Our friend and colleague Lamet is a clinical officer in the Church of Uganda Hospital in Mukono, a township a few miles outside Kampala. He thought this story worth sharing: we think he’s right!
Here is his account.
Suleiman, just 8 years old, lived with a disabling illness for 6 years until Mukono Church of Uganda Hospital (MCOUH) with Jamie’s Fund offered him a new life. His mother lights up with much joy as she looks back and the realisation of how her son’s life has been changed for the best.
Teopista and Henry, Suleiman’s parents, are peasant farmers in a rural remote area of Uganda. They could barely afford any resources to save the life of their child.
They were blindfolded by their traditional beliefs into accepting that Suleiman’s situation was permanent, not knowing that this was an illness that could be treated.
“Suleiman has been a survivor and strong fighter. I have had nine children, five of whom have passed on, leaving me with four”, his mother says.
Teopista goes on to say in agony that her son had been born at home instead of in hospital because the closest health facility was 75km away.
At the tender age of two, Suleiman started experiencing a lot of painful attacks characterised by loss of consciousness and stiffness of the body. The attacks became more frequent every now and then and began to endanger Suleiman’s life.
This illness is known as “Ensimbu” by local people, and associated with evil spirits. Suleiman’s parents first ignored it until he turned three years.
Teopista says, “The village elders advised us that the only way we could get our son healed was to please the ancestors through making sacrifices because this illness was a sign that they are unhappy about us.”
This condition was assumed to be a curse on their family and so they continued seeking ancestral guidance and healing through sacrifices for the following 4 years. But there was no improvement but rather increased severity of the attacks.
” My son was increasingly deteriorating both mentally and physically, thus I gave up”
At the age of 8, even though Suleiman’s condition had not resolved, his mother tried to enrol him into a nearby private school so that he could at least learn how to write his name and to read a few little things.
However, this became expensive, and most of Teopista’s income was coming just from her small garden. There was no help from her husband whose only work then was drinking alcohol from morning to sunset.
While at school, Suleiman’s major challenge was stigma from both the teachers and his fellow learners. They kept on laughing and calling him unpleasant names like “possession child”. They would not associate with him because they thought that his illness could spread to them.
After just a month, Suleiman had a terrible attack while at school that almost cost his life. He spent about 4 hours unconscious. “The next day, he refused to go back to school mainly because of the insults and humiliation” mother said.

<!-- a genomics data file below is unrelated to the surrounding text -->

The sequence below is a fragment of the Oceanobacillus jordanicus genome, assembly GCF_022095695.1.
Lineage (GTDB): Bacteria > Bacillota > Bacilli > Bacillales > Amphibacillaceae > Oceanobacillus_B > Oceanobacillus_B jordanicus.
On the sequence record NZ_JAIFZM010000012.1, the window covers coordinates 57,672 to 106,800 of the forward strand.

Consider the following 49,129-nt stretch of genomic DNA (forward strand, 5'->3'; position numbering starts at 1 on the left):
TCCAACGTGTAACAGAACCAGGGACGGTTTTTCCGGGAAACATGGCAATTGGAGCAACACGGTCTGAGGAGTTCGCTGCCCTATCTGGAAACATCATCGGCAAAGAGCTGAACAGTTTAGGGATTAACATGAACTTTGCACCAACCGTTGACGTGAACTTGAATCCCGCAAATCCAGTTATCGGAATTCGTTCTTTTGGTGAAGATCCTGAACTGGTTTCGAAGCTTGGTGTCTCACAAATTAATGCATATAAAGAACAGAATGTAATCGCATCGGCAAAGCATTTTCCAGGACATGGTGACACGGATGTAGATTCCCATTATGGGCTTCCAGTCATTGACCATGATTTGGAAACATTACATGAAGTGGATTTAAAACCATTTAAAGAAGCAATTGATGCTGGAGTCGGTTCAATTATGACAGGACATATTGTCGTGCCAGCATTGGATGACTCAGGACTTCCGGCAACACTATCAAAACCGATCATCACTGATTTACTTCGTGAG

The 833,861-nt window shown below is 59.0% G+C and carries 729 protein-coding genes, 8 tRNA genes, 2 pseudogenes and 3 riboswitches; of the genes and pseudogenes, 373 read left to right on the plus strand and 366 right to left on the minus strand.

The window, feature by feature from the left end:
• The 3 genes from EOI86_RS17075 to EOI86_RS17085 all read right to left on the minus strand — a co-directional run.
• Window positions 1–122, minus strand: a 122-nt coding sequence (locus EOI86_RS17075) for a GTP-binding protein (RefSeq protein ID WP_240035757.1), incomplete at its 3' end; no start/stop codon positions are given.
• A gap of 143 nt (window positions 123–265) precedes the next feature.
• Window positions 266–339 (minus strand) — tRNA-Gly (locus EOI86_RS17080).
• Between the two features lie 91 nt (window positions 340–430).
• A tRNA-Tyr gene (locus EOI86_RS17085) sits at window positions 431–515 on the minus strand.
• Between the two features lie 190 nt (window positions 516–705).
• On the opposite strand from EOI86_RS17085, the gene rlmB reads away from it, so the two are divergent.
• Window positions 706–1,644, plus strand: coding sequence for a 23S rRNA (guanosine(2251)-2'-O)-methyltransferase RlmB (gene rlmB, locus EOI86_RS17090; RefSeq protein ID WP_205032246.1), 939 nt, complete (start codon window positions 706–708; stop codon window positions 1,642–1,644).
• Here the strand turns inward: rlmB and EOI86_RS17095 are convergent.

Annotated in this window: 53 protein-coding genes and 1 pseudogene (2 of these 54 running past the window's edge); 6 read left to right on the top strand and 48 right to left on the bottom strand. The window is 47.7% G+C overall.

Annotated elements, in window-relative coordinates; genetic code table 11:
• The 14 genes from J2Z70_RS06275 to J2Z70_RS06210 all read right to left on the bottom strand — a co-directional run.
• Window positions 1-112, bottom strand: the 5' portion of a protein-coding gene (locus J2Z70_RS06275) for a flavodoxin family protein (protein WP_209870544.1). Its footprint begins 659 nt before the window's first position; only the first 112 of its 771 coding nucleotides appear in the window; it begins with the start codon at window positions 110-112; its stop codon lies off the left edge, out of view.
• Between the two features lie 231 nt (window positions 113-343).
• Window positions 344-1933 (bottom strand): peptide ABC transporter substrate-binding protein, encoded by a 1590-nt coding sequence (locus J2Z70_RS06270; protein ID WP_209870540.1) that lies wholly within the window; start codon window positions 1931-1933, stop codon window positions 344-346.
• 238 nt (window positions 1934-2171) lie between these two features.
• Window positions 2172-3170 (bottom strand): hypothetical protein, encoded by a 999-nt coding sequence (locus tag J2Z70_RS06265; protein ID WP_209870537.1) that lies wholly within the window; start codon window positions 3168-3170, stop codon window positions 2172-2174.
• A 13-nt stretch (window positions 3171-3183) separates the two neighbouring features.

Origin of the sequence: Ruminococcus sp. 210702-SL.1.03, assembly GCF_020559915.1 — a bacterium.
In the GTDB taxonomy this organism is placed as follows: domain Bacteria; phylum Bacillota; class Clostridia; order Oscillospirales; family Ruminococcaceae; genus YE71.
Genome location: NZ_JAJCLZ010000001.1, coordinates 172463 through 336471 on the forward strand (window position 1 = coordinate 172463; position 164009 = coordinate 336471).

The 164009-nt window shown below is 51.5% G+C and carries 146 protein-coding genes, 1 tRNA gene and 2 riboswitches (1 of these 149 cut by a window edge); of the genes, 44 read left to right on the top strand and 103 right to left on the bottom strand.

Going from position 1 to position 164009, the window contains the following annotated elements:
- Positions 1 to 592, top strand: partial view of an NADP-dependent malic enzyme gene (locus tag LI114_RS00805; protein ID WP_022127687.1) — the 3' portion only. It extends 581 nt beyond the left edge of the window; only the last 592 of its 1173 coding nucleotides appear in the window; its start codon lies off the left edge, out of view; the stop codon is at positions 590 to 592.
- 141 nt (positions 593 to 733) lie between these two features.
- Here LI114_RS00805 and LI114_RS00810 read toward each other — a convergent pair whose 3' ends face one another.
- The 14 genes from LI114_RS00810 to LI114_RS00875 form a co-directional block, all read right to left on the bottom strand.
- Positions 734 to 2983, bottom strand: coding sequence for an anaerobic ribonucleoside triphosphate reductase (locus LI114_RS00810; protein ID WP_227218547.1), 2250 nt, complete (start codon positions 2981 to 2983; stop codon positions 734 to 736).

The turning point
“It was a Sunday around 9:30 am. A team from MCOUH visited our church to health educate us about mental health services at the hospital.” Teopista reports.
She added “I seldom went with my son to church due to fear of embarrassment, but that day I was the happiest person to receive such information, I was so humbled and will never forget that day in my life”
Teopista says that day the light of hope dawned in her family.
At the hospital
Lamet takes up the story: “It was a Friday morning; I saw a worried, humble woman holding a very weak child in her hands. The child had a big scar on the right leg. I found out later on that he had at one time fallen into the fire in their home.”
On thorough assessment, Suleiman had long been battling with epilepsy. Unfortunately, in the middle of the interview he went into ‘status epilepticus’, and the fits kept coming continuously. He was reported to have had multiple attacks over the previous days.”
I admitted Suleiman, and as we managed the seizures, so he stabilized.”
“Whenever I reviewed this child on the ward, the mother would say “The rest of my hope lies here” and this statement made me reflect and think more deeply of how much this family had suffered with this illness.
Three days later, Suleiman was discharged home after being initiated on treatment and a review date was set. Mother left the hospital very happy.
On the second visit
Teopista never gave up fighting for her son’s life and not at any time did she think of doubting the team that was working on her son.
Suleiman had had just one single attack in a month while on treatment. This was amazing to both mother and son.
“My son’s dream of continuing with education has been reborn ” she said. Suleiman could not stop telling his mother of how he wants to become a doctor.
The new changed life of Suleiman is worth celebrating
Suleiman is attending the mental health clinic at MCOUH every first Friday of the new month. He has shown great improvement on treatment and is cooperating very well with taking the medication.
He has been re-enrolled back to school and has started his first year in a nearby school. The family is so grateful for the services supported by Jamie’s fund at MCOUH.
Every single day, we get children like Suleiman who have long been battling silently with their own lives to fit into society, especially because of the stigma associated with the illness they bear.
Thanks to Jamie’s Fund
You will probably know those friends who are perpetually there for you any time you need them. They easily sense when you need them and immediately engulf around you and turn your worst nightmares into big smiles.
It is the reason we shall continue to be most grateful to our partners – Jamie’s Fund – for supporting the mental health of our dearest communities.
Mukono Church of Uganda Hospital
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